We aim to have a teacher grounded and available to children at all times. We are in the early stages of exploring a more formal care teacher/play teacher system to continue to support our calm and safe environment where a teacher remains available.
In the Burrow we work alongside children giving them a hand up rather than solving their problems for them. This means that we allow children time to problem solve and this sometimes involves struggle. During these challenging or frustrating times the teachers support in many different ways, encouraging them to use their skills and offering solutions when needed, often just being close by is ample support. During these times of struggle the team allows children to feel their feelings, offering support but not assuming children want it, this helps them to develop their emotional intelligence. During times of conflict and emotional expression children are comforted, supported 1-1 as necessary and acknowledged but allowed to express their emotions. We allow your children plenty of time to move freely and naturally as they are capable, this means that we allow children to choose the positions that they want to be in, we aim to not place a child in a position that they cannot get into by themselves. We allow them to explore freely in their own time. Magda Gerber says "All children accomplish milestones in their own way, in their own time". We work alongside them at the stage they are at. Our resources and spaces are open ended and as natural as possible and reused everyday objects. Careful observation of children's interests and urges/schema allows us to provide relevant resources to support children's learning and encourage exploration. Children are allowed to move resources as they desire and re-invent the environment as their urges drive them to. They are allowed to use resources in non-conventional ways. They are the scriptwriter, director and actor in their own play. We strongly believe that a teacher's role in children's play environment is to be a supporter and emotional pillar. We encourage children to be active participants in all aspects of the room and they are offered choices and we follow their leads. While children have freedom in the room we still set clear limits and boundaries to ensure that all children feel safe and experience a sense of belonging and protection in our room.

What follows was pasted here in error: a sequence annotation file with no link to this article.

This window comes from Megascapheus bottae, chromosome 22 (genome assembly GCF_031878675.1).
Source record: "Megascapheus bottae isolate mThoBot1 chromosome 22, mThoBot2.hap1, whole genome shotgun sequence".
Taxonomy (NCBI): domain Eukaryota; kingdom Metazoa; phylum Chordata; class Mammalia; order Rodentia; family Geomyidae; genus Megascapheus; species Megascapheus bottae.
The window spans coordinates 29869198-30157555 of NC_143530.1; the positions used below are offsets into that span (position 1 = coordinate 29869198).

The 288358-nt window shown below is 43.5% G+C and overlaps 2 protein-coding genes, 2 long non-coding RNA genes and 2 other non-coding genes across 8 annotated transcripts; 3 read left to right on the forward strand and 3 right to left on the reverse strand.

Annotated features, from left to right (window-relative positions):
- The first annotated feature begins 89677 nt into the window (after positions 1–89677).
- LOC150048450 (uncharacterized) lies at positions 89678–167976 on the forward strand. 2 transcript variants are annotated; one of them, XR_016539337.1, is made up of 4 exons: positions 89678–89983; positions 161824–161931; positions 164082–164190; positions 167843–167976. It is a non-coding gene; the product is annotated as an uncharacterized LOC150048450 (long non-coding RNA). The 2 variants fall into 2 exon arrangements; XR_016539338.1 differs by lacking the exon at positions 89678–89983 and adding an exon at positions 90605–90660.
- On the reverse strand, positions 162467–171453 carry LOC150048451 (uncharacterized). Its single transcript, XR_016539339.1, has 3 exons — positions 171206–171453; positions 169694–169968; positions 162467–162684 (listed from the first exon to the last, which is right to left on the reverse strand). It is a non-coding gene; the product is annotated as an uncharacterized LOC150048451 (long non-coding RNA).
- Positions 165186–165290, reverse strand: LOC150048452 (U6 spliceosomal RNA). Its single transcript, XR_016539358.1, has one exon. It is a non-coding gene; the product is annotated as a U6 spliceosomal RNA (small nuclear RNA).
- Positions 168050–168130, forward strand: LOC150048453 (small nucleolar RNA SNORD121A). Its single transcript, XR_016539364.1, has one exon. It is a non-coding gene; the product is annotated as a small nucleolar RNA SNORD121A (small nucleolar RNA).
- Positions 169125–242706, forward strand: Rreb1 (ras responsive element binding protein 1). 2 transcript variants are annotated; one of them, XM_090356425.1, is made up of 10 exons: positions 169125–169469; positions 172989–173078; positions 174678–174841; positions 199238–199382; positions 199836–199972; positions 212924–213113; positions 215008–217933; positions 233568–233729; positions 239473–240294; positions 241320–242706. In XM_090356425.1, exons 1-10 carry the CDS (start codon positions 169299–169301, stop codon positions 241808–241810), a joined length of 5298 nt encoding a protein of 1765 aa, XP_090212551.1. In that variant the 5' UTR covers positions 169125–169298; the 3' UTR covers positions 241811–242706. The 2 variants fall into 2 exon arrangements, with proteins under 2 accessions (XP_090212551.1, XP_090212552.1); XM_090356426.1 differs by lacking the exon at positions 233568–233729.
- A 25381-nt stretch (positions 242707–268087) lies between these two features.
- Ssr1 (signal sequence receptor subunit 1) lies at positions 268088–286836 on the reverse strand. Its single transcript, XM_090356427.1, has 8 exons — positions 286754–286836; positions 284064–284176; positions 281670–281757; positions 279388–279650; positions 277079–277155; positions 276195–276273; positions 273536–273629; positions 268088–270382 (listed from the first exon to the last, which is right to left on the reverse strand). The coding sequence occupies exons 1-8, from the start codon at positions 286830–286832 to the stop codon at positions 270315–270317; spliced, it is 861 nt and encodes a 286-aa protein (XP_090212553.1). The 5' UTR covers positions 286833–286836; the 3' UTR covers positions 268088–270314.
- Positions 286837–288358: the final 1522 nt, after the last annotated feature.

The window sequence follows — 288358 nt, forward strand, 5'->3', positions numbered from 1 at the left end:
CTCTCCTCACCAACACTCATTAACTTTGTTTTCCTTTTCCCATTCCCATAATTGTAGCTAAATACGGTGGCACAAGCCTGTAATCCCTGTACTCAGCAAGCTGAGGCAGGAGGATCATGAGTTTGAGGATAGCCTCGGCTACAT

We are able to reconfigure the physical space of the room to reflect the needs of the children enrolled. For example to create a safe area for infants who are not yet mobile or an extra sleeping space or just a smaller cosier space for children to relax and refuel in.
Children's readiness is valued and assessed seriously when any transitions happen. (e.g. changes from a cot to a stretcher in sleep time, from a teacher's lap to a mushroom chair in a meal time, from the Burrow to the Meadow)
In the Burrow we aim to meet children and families where they are at. We gently guide and support them to be the best parents that they can be, as we aspire to be the best teachers that we can be. Our open communication and support helps build these connections with children parents.
We believe that it is through providing an environment for the child that is physically safe, cognitively challenging and emotionally nurturing that children feel safe and secure with a sense of belonging and ownership of the Burrow. It is from this base that the rest of the Te Whāriki our curriculum can be developed and children's learning and development can deepen.